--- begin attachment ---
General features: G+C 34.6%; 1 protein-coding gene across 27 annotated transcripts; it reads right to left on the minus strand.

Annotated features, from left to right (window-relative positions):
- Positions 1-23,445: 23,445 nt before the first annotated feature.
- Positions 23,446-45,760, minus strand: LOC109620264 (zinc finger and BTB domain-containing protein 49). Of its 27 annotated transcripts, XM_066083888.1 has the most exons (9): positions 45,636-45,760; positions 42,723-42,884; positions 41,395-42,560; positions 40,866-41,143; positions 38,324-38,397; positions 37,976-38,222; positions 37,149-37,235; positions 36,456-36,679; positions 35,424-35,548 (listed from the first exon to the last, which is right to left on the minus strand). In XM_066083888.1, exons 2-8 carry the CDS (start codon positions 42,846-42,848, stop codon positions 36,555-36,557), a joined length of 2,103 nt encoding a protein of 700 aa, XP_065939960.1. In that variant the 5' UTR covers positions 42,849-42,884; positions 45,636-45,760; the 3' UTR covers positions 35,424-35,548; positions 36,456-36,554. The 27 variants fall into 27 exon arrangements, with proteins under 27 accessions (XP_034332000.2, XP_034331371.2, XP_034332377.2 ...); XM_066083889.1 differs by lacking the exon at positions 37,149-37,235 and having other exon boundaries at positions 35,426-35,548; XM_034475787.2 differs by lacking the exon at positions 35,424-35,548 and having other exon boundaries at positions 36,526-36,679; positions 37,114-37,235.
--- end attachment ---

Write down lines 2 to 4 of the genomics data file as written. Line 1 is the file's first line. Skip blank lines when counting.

Annotated features, from left to right (window-relative positions):
- Positions 1-23,445: 23,445 nt before the first annotated feature.
- Positions 23,446-45,760, minus strand: LOC109620264 (zinc finger and BTB domain-containing protein 49). Of its 27 annotated transcripts, XM_066083888.1 has the most exons (9): positions 45,636-45,760; positions 42,723-42,884; positions 41,395-42,560; positions 40,866-41,143; positions 38,324-38,397; positions 37,976-38,222; positions 37,149-37,235; positions 36,456-36,679; positions 35,424-35,548 (listed from the first exon to the last, which is right to left on the minus strand). In XM_066083888.1, exons 2-8 carry the CDS (start codon positions 42,846-42,848, stop codon positions 36,555-36,557), a joined length of 2,103 nt encoding a protein of 700 aa, XP_065939960.1. In that variant the 5' UTR covers positions 42,849-42,884; positions 45,636-45,760; the 3' UTR covers positions 35,424-35,548; positions 36,456-36,554. The 27 variants fall into 27 exon arrangements, with proteins under 27 accessions (XP_034332000.2, XP_034331371.2, XP_034332377.2 ...); XM_066083889.1 differs by lacking the exon at positions 37,149-37,235 and having other exon boundaries at positions 35,426-35,548; XM_034475787.2 differs by lacking the exon at positions 35,424-35,548 and having other exon boundaries at positions 36,526-36,679; positions 37,114-37,235.